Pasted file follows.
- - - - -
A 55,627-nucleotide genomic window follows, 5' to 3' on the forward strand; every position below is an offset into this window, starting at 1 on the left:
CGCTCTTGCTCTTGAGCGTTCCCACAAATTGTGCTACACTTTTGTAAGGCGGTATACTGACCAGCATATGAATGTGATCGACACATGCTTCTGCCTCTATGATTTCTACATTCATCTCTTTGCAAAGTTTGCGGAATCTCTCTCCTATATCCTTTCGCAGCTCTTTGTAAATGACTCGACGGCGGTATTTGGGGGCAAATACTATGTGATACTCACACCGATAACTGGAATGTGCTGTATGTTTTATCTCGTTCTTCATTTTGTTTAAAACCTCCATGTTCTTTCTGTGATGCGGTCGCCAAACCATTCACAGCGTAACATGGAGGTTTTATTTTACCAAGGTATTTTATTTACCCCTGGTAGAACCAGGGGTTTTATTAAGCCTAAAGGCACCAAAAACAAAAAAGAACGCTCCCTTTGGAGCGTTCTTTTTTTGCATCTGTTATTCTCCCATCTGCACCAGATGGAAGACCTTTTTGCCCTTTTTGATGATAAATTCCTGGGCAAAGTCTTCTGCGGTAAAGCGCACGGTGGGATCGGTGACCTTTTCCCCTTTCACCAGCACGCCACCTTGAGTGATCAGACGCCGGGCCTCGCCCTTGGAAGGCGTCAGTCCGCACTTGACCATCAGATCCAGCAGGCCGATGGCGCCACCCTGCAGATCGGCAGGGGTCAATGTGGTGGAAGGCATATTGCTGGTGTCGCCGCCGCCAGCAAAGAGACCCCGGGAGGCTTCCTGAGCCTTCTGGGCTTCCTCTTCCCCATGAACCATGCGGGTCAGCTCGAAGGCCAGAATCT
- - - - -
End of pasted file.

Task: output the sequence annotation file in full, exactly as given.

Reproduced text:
A 55,627-nucleotide genomic window follows, 5' to 3' on the forward strand; every position below is an offset into this window, starting at 1 on the left:
CGCTCTTGCTCTTGAGCGTTCCCACAAATTGTGCTACACTTTTGTAAGGCGGTATACTGACCAGCATATGAATGTGATCGACACATGCTTCTGCCTCTATGATTTCTACATTCATCTCTTTGCAAAGTTTGCGGAATCTCTCTCCTATATCCTTTCGCAGCTCTTTGTAAATGACTCGACGGCGGTATTTGGGGGCAAATACTATGTGATACTCACACCGATAACTGGAATGTGCTGTATGTTTTATCTCGTTCTTCATTTTGTTTAAAACCTCCATGTTCTTTCTGTGATGCGGTCGCCAAACCATTCACAGCGTAACATGGAGGTTTTATTTTACCAAGGTATTTTATTTACCCCTGGTAGAACCAGGGGTTTTATTAAGCCTAAAGGCACCAAAAACAAAAAAGAACGCTCCCTTTGGAGCGTTCTTTTTTTGCATCTGTTATTCTCCCATCTGCACCAGATGGAAGACCTTTTTGCCCTTTTTGATGATAAATTCCTGGGCAAAGTCTTCTGCGGTAAAGCGCACGGTGGGATCGGTGACCTTTTCCCCTTTCACCAGCACGCCACCTTGAGTGATCAGACGCCGGGCCTCGCCCTTGGAAGGCGTCAGTCCGCACTTGACCATCAGATCCAGCAGGCCGATGGCGCCACCCTGCAGATCGGCAGGGGTCAATGTGGTGGAAGGCATATTGCTGGTGTCGCCGCCGCCAGCAAAGAGACCCCGGGAGGCTTCCTGAGCCTTCTGGGCTTCCTCTTCCCCATGAACCATGCGGGTCAGCTCGAAGGCCAGAATCT